Two teams, 11 unique personalities, seven months, 14 classes. A return to New England Patriots nation after a six-year journey where I resided in three different states (and one district). An opportunity to complete two masters’ degrees in two years supported by 27 global corporations. Adding to the mix: travel to 22 states and countries while playing on four intramural sports teams.

    As one would expect, MIT students like to characterize everything with numbers. My experience as a Leaders for Global Operations (LGO) Fellow thus far has been much more about the people, such as my experience this past summer with my first-semester team.

    First, some background. The 48 students in our cohort were divided into eight teams of six students, and each team was responsible for completing projects and classwork associated with the summer curriculum. The teams were announced at our welcome reception. We didn’t know how critical it would be to rely on each other during our first three months at MIT.

    Team 6 Möbius (my team): A naval aviator and officer from Texas; an international energy and policy consultant previously based in China; a tractor engineer and father from the Midwest; a prior McKinsey consultant with brilliant energy (and Mario Cart skills); and a go-getter robotics enthusiast originally from Asia.

    At face value, it almost sounds like a “so-and-so walked into a bar” joke. While the first semester included regular stops near campus (think Muddy Charles, The Fields, and Aeronaut Brewery to name a few), the experience of working on this diverse team through the summer core was truly exceptional from an intellectual and personal growth perspective.

    Before attending business school, I dismissed the idea that the forced team-learning environment I was joining could be so practically and profoundly valuable. I thought that with my few years of experience on the manufacturing shop floor and in corporate roles had exposed me to enough different teams to be effective in all settings. I was wrong. After experiencing the summer core semester with Team 6 Möbius, I learned more about team dynamics, building and managing professional relationships, and driving results than anywhere else I had been before.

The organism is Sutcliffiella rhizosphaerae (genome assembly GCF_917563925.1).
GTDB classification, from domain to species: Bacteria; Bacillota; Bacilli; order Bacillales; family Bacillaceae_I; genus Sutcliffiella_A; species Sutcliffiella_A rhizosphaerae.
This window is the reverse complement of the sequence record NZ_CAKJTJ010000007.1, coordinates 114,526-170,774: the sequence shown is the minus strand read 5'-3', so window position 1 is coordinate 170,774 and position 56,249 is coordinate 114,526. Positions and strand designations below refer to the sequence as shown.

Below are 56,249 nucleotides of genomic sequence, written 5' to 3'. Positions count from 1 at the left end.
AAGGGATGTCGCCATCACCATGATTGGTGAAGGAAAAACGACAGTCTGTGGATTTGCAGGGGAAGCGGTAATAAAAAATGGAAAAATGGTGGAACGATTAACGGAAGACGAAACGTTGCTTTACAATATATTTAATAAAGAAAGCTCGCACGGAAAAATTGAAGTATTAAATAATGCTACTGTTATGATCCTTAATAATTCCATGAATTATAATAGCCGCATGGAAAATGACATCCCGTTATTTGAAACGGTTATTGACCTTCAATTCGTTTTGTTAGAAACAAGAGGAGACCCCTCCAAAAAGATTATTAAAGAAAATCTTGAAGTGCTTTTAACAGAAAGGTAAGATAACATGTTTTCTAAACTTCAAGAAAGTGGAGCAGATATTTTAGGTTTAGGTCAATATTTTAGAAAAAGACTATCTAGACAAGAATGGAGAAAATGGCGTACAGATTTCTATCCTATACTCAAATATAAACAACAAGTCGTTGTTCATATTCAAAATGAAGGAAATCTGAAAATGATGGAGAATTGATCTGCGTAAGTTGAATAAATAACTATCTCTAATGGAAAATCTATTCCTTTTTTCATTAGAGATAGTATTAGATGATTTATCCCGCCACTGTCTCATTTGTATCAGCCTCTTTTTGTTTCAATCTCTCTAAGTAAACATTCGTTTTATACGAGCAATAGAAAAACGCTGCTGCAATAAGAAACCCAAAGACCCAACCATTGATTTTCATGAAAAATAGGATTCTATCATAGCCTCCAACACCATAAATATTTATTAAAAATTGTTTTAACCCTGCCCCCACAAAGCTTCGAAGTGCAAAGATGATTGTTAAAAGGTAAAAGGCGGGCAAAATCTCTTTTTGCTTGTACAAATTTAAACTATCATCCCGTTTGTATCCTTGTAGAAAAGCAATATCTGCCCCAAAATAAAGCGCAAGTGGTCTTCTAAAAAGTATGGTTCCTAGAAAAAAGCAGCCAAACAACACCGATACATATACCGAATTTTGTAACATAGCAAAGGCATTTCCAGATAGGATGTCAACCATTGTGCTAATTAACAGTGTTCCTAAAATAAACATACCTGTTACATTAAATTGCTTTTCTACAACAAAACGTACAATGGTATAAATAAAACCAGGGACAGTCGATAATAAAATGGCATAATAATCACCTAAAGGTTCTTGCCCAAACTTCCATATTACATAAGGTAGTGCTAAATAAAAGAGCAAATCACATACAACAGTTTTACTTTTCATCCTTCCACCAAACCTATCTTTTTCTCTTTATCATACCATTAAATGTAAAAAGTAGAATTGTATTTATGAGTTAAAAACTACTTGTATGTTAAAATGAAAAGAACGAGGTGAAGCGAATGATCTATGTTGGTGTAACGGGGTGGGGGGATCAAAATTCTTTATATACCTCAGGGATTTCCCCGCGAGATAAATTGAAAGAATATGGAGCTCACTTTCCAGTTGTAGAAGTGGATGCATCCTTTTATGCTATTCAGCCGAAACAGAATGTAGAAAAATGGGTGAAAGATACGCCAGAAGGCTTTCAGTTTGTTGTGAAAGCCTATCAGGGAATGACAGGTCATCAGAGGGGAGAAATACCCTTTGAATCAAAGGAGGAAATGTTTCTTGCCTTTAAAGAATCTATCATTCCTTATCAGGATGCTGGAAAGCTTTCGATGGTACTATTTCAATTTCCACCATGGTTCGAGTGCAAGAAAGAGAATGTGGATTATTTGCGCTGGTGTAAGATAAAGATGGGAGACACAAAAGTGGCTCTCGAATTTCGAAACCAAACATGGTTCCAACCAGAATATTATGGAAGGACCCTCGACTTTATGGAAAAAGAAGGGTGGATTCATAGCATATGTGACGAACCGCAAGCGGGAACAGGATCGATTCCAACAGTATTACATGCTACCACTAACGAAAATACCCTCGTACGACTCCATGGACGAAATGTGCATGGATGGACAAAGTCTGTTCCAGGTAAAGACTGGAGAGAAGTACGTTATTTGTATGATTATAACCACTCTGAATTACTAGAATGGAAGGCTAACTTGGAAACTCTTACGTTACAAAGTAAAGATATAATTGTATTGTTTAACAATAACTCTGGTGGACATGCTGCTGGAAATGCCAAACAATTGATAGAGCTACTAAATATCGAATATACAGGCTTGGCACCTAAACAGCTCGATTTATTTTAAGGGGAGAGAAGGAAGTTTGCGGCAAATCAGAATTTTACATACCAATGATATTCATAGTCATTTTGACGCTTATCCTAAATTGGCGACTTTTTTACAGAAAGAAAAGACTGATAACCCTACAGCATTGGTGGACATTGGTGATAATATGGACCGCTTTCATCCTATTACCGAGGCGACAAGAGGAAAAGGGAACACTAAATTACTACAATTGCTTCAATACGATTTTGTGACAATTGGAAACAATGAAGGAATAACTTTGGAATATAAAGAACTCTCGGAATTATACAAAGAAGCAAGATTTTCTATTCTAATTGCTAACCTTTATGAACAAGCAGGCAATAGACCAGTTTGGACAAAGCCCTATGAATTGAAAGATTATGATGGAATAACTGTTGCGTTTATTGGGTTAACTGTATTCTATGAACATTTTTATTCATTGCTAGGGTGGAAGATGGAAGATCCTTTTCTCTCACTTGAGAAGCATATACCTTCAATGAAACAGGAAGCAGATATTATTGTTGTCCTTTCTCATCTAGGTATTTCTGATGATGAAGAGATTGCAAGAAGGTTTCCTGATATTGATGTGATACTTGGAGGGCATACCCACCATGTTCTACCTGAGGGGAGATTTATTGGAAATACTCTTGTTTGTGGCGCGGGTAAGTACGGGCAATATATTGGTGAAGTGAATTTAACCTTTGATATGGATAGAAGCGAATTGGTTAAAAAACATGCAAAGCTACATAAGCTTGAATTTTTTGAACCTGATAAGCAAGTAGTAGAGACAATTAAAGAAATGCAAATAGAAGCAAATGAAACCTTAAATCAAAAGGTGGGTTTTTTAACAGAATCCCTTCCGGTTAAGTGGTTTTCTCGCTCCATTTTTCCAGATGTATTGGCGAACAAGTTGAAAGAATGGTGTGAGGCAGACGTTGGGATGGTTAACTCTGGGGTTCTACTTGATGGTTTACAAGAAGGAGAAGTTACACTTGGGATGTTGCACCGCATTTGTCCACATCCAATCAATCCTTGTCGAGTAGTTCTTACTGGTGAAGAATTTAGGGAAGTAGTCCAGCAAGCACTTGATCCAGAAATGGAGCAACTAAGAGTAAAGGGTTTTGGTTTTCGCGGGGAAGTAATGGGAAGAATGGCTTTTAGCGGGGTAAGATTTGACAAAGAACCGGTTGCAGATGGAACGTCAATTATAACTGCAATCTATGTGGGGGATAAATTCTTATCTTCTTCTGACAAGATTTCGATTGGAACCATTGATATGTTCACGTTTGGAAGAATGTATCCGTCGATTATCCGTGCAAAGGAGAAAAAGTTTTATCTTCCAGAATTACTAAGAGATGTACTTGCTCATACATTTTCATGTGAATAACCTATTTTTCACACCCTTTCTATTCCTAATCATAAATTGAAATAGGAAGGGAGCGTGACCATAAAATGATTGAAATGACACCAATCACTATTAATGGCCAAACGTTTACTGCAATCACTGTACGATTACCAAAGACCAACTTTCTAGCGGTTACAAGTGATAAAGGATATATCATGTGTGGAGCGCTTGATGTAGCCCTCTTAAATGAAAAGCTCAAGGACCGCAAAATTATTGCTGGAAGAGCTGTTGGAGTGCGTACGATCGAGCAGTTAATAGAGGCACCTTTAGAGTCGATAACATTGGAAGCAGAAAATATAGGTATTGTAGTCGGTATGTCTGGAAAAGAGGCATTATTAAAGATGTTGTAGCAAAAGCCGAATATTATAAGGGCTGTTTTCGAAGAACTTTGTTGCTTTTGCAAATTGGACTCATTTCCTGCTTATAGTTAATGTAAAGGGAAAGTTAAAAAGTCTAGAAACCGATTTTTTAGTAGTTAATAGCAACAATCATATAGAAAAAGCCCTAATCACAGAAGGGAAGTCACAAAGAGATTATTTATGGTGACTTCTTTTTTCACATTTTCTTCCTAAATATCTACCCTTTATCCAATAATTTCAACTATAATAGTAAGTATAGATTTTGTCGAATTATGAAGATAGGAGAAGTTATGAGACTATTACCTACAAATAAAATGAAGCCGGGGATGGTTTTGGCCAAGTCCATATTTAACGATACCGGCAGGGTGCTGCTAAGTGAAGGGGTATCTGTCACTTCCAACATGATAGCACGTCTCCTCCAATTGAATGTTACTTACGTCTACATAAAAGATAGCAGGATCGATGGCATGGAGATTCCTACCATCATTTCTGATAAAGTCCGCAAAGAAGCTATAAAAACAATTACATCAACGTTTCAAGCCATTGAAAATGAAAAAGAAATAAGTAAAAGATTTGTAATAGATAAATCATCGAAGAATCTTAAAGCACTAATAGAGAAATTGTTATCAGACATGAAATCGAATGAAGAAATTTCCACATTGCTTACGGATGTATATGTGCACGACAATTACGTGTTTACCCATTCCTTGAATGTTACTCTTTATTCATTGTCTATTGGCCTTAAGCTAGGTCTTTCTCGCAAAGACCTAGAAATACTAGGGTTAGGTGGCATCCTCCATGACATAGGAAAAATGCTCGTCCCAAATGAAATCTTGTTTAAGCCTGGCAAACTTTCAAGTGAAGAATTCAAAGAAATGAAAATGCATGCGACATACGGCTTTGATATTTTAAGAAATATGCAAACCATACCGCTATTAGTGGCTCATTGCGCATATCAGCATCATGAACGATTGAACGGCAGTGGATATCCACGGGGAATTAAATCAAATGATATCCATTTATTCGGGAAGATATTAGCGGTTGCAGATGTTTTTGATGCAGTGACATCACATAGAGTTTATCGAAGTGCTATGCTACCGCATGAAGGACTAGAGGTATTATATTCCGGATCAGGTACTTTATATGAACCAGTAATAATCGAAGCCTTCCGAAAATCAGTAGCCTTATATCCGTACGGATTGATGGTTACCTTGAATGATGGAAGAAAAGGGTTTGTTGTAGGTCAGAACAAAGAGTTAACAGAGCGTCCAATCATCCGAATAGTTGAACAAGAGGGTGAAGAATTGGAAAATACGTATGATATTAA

For teams at MIT (specifically in the business school), technical skills are just as important as the ability to convey complex information and teach your classmates. Students come from a variety of backgrounds. MIT Sloan gives you a unique opportunity to learn about all industries and career paths, from development consulting in Africa to finance on Wall Street. As a result, students here may find they are teaching others just as much as they are learning from the professors.

    Sometimes those lessons are practical. Our team created an optimization model for the NY-ISO electrical grid, attempting to model the utilization of New York power plants according to energy demand based on different statewide conditions (weather, future potential shutdown of the Indian Point Nuclear Facility, etc.). Two of our teammate’s experience in the electrical grid was the basis for the team being able create an accurate model, but this required sacrifice on their part to teach us the relevant material so that all teammates could contribute to the final product. I still draw upon this project in other classes.

    And sometimes those lessons were profound. In one instance, a teammate confronted me with feedback regarding my propensity to prioritize efficiency over other others’ learning. In procurement, the name of the game was agility when it came to completing strategic sourcing projects and driving cost savings activities.

    In the MIT academic environment, I realized that balancing learning and efficiency was a critical element of success. Taking time to understand new environments and my teammates’ wishes is a lesson I will take forward when working in any team in the future.

    Both practical and profound is how I would describe my first semester at MIT; it has been easy to find sources of inspiration from other students, professors, and the community as a whole.